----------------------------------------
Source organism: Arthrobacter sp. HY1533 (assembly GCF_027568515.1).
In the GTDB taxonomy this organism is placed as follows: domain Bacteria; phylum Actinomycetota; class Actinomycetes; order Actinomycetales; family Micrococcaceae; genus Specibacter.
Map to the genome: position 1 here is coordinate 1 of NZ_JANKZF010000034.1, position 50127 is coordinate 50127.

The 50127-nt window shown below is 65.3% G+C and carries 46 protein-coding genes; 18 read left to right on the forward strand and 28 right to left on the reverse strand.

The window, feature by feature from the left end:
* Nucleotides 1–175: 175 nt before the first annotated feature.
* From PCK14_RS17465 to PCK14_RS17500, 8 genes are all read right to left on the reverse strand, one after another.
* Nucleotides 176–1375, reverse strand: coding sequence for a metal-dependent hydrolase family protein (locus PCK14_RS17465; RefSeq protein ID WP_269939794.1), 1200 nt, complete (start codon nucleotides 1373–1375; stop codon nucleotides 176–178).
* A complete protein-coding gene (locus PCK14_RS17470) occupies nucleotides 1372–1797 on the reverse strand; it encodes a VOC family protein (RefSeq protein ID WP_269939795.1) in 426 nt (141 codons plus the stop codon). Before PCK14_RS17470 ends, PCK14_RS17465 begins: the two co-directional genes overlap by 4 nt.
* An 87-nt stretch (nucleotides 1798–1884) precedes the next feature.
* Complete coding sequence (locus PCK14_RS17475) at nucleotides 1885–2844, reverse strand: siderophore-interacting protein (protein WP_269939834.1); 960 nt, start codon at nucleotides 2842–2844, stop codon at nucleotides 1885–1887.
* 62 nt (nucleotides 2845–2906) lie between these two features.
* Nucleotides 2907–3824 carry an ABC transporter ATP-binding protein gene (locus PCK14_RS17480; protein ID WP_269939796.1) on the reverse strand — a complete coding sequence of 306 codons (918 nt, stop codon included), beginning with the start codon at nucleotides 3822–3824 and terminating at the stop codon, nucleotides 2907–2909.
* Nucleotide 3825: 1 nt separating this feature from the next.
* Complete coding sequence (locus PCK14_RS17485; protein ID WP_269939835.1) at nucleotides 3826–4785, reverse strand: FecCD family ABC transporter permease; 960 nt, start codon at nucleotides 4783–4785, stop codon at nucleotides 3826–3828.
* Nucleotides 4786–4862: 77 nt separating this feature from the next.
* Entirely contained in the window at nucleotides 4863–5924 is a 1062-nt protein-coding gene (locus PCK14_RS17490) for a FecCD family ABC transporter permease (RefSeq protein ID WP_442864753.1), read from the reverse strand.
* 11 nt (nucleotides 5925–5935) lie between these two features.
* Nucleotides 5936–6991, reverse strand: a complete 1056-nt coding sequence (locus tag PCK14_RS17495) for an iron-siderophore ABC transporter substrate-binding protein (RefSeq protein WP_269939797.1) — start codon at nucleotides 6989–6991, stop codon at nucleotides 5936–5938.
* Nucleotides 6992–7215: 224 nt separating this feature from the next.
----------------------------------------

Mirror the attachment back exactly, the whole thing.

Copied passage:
Source organism: Arthrobacter sp. HY1533 (assembly GCF_027568515.1).
In the GTDB taxonomy this organism is placed as follows: domain Bacteria; phylum Actinomycetota; class Actinomycetes; order Actinomycetales; family Micrococcaceae; genus Specibacter.
Map to the genome: position 1 here is coordinate 1 of NZ_JANKZF010000034.1, position 50127 is coordinate 50127.

The 50127-nt window shown below is 65.3% G+C and carries 46 protein-coding genes; 18 read left to right on the forward strand and 28 right to left on the reverse strand.

The window, feature by feature from the left end:
* Nucleotides 1–175: 175 nt before the first annotated feature.
* From PCK14_RS17465 to PCK14_RS17500, 8 genes are all read right to left on the reverse strand, one after another.
* Nucleotides 176–1375, reverse strand: coding sequence for a metal-dependent hydrolase family protein (locus PCK14_RS17465; RefSeq protein ID WP_269939794.1), 1200 nt, complete (start codon nucleotides 1373–1375; stop codon nucleotides 176–178).
* A complete protein-coding gene (locus PCK14_RS17470) occupies nucleotides 1372–1797 on the reverse strand; it encodes a VOC family protein (RefSeq protein ID WP_269939795.1) in 426 nt (141 codons plus the stop codon). Before PCK14_RS17470 ends, PCK14_RS17465 begins: the two co-directional genes overlap by 4 nt.
* An 87-nt stretch (nucleotides 1798–1884) precedes the next feature.
* Complete coding sequence (locus PCK14_RS17475) at nucleotides 1885–2844, reverse strand: siderophore-interacting protein (protein WP_269939834.1); 960 nt, start codon at nucleotides 2842–2844, stop codon at nucleotides 1885–1887.
* 62 nt (nucleotides 2845–2906) lie between these two features.
* Nucleotides 2907–3824 carry an ABC transporter ATP-binding protein gene (locus PCK14_RS17480; protein ID WP_269939796.1) on the reverse strand — a complete coding sequence of 306 codons (918 nt, stop codon included), beginning with the start codon at nucleotides 3822–3824 and terminating at the stop codon, nucleotides 2907–2909.
* Nucleotide 3825: 1 nt separating this feature from the next.
* Complete coding sequence (locus PCK14_RS17485; protein ID WP_269939835.1) at nucleotides 3826–4785, reverse strand: FecCD family ABC transporter permease; 960 nt, start codon at nucleotides 4783–4785, stop codon at nucleotides 3826–3828.
* Nucleotides 4786–4862: 77 nt separating this feature from the next.
* Entirely contained in the window at nucleotides 4863–5924 is a 1062-nt protein-coding gene (locus PCK14_RS17490) for a FecCD family ABC transporter permease (RefSeq protein ID WP_442864753.1), read from the reverse strand.
* 11 nt (nucleotides 5925–5935) lie between these two features.
* Nucleotides 5936–6991, reverse strand: a complete 1056-nt coding sequence (locus tag PCK14_RS17495) for an iron-siderophore ABC transporter substrate-binding protein (RefSeq protein WP_269939797.1) — start codon at nucleotides 6989–6991, stop codon at nucleotides 5936–5938.
* Nucleotides 6992–7215: 224 nt separating this feature from the next.